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Esperance growers using chaff decks and chaff lining

Insights into harvest weed seed control tactics using chaff lining or tramlining

Ten growers from the Esperance region of Western Australia who have adopted either chaff lining or chaff tramlining to help manage weeds have provided insights into their experience with these harvest weed seed control (HWSC) tactics.

Each grower spoke to Planfarm Agronomist, Nick McKenna, who documented their experience as part of a GRDC investment into the practical adoption of harvest weed seed control in the area in 2018.

Adrian Perks – Esperence grower using an EMAR chaff deck system for harvest weed seed control.

Nick says the growers all felt that they needed to use HWSC tactics to stay ahead of the weed pressure on their farms. One grower indicated that he would need to return to a mixed farming operation if he did not take action to reduce the weed numbers in his farming system.

“Several growers in and around Esperance had used narrow windrow burning and chaff carts in the past but had found it was often difficult to get a clean and safe burn on the residue, either because summer rain had made them too damp, or because the risk of fire escaping meant it required too much attention to burn safely,” he says. “Changing to chaff lining or chaff tramlining was an easy decision for these growers because there is no further effort required after harvest to get a kill on the weeds.”

Experience with chaff decks

The chaff lining system involves dropping a narrow line of chaff, including weed seed, behind the harvester. A chaff deck directs the weed seed-laden chaff into the permanent wheeltracks in a controlled traffic system. In both systems the chaff is left undisturbed.

Two of the ten growers interviewed were using the chaff lining system and eight had installed chaff decks on their harvesters. Each grower was satisfied with the results they were getting with the system chosen and there were few differences between the two systems.

“The two growers with chaff lining chutes had both built their chaff chutes themselves at minimal cost,” says Nick. “One person had moulded plastic chutes with a hot air gun and some tek screws and the other was made of metal sheeting. Both were attached to the harvester with pins and R-clips, making them easy to drop off to access the rear of the harvester. The total cost for materials and labour was about $1000.”

Chaff decks are a more expensive option – usually around $15,000 to $20,000 when fitted to new harvests. The commercially available chaff decks have two conveyor belts running at an angle to the harvester to deposit the chaff onto the wheeltracks. Installation on the harvester involves moving the chopper a fair way back to make room for the chaff deck. None of the growers Nick spoke to had experienced any operational problems with their chaff deck systems.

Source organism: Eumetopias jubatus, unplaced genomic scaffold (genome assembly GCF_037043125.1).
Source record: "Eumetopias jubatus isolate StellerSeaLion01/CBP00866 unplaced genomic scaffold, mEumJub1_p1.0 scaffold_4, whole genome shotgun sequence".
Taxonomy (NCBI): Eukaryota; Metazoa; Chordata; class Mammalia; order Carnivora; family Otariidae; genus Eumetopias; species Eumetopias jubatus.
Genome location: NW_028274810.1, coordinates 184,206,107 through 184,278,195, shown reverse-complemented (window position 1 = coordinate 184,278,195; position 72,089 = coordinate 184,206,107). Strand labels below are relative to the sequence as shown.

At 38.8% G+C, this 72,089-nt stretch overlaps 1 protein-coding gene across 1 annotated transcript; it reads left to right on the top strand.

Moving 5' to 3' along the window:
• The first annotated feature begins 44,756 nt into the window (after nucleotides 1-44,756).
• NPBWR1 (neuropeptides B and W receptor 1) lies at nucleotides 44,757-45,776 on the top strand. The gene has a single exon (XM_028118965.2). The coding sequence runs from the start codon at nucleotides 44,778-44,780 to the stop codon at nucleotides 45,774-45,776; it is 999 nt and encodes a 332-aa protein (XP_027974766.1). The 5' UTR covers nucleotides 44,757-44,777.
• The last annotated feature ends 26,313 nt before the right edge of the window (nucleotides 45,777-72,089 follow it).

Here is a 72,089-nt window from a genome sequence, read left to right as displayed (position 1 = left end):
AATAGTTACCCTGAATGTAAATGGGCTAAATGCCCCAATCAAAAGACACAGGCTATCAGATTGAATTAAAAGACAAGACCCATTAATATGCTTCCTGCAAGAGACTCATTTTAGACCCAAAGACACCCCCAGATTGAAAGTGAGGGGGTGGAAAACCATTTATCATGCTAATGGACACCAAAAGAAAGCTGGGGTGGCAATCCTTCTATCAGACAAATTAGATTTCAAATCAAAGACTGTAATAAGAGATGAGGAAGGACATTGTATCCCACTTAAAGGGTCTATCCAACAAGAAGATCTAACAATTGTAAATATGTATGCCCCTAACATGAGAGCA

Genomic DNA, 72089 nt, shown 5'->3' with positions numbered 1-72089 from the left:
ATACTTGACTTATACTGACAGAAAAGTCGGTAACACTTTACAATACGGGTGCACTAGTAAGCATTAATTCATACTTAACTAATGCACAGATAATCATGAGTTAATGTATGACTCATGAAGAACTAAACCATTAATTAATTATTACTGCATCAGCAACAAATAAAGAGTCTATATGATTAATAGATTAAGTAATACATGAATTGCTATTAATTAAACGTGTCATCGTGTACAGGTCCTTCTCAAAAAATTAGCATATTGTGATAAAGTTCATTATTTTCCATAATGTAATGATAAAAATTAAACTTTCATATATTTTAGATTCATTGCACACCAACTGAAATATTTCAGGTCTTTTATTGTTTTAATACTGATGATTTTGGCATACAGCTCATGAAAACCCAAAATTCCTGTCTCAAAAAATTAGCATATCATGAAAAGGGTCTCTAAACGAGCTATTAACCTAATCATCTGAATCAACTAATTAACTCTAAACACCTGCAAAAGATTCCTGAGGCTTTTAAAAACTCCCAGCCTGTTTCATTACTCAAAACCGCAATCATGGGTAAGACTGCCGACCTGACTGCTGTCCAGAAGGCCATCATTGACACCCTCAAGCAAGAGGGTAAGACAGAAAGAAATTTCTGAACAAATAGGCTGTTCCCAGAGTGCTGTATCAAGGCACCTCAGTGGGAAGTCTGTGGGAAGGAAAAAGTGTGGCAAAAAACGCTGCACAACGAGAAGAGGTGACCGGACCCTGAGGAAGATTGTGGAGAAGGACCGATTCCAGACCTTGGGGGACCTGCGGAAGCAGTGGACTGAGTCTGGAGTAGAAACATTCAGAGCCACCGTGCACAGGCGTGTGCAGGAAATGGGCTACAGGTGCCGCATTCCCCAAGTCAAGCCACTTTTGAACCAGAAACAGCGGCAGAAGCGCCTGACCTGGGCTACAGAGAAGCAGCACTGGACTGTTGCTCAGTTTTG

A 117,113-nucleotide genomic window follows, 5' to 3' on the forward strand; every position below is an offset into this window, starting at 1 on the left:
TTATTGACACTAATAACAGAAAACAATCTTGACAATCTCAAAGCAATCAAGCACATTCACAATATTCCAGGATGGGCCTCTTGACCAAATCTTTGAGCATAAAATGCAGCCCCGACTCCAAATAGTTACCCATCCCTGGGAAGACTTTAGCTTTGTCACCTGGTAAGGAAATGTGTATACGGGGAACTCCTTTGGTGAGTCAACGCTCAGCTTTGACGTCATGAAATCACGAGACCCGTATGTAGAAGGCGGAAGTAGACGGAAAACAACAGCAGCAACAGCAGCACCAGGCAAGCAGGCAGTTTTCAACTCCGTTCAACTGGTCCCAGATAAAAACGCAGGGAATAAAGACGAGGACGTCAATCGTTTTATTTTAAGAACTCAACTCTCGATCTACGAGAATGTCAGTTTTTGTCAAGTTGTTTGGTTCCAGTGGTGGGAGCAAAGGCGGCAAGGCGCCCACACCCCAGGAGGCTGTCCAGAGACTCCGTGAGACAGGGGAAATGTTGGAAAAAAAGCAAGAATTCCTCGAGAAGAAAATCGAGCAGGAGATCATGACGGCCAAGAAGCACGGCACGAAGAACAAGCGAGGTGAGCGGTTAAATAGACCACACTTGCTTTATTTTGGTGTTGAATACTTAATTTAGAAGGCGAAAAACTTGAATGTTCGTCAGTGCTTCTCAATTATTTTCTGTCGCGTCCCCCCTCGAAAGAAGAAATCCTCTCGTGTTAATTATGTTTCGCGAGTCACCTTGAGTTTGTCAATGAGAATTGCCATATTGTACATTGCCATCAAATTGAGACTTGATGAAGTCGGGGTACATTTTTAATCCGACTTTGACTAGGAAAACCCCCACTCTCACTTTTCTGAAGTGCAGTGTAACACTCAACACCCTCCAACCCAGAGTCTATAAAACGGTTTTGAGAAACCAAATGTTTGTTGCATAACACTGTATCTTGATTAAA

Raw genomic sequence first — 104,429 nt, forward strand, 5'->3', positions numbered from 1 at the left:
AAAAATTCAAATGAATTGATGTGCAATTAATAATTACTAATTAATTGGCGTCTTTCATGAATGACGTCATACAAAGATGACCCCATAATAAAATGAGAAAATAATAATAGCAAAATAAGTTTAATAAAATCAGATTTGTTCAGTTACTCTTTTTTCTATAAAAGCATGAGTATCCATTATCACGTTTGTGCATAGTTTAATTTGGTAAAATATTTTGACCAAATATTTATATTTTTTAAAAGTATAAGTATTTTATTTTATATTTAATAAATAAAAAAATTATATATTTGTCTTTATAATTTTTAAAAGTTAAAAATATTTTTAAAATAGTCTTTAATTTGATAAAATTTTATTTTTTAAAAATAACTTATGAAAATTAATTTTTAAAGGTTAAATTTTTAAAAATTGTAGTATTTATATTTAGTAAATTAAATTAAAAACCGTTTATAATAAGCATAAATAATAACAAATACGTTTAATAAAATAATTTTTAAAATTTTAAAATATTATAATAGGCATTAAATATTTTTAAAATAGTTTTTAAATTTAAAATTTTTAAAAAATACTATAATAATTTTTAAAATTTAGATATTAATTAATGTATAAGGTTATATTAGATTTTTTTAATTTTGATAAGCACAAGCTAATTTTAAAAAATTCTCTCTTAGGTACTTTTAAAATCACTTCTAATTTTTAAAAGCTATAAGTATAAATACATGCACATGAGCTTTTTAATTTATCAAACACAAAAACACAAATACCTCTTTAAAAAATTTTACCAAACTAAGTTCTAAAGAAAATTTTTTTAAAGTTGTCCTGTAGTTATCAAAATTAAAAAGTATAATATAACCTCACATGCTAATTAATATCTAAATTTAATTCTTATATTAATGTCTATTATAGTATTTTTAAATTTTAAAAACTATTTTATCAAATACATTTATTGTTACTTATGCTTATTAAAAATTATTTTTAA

“One grower had made his own chaff decks specifically for John Deere S670, S680, S690 harvesters,” says Nick. “His system had two conveyors running across the back of the harvester, and did not involve as much modification work at the back of the harvester. It looked to be a simpler system, and cost about $13,000.”

Chaff decks deliver the weed-laden chaff onto the harvester wheeltracks.

The growers Nick spoke to all considered annual ryegrass to be their main weed. When using chaff decks the growers had observed greater germination of weed seeds on the high traffic wheeltracks, compared to the low traffic wheeltracks.

“Growers using chaff chutes said that very little grass germinates in the chaff lines,” says Nick. “I think this was partly because there is very little seed soil contact in the fluffy chaff left in chaff lines, and the chaff lines seem to do a good job of shedding water.”

“Clearly it is not essential to have a full controlled traffic system in place, but it is best if the harvester runs on the same tracks each year,” he says. “Some might consider that having no disturbance and very little germination is better than having weeds germinating on a portion of the wheeltracks; but either way they are concentrated and not spread across the whole paddock.”

When it came to seeding, none of the growers had run into difficulties when seeding through chaff lines. Some growers were running disc units either side of the chaff to minimise disturbance of the chaff and maximise the crop competition, so that the crop would suppress any weeds that did germinate.

“One advantage of the chaff deck is that the quantity of chaff is split between the two wheeltracks rather than all going into the one chaff line,” says Nick. “The growers all said that using a chaff deck or chaff lining allowed them to sow early with confidence, knowing they wouldn’t have an excessive number of weeds germinating in-crop.”

Those using a chaff deck observed that the ‘carpet of chaff’ on the wheeltracks significantly reduced the amount of dust generated during spray operations, giving them better coverage behind the boom, especially in hot conditions. In the day or two after rain the chaff can cause wheel slip during seeding on some soil types.

The experiences of these ten growers are documented in ‘Investigating the harvest weed seed control tools chaff lining and chaff tramlining (chaff deck) in the Esperance area – Grower case studies from the Esperance Port Zone’. The project was an initiative of the Esperance Port Zone Regional Cropping Solutions Network and the report was prepared by Nick McKenna and Peter Newman, Planfarm.

Nick McKenna, Planfarm agronomist visited 10 growers around Esperance, WA who have adopted chaff decks or chaff lining for HWSC.

The growers featured in this report are:

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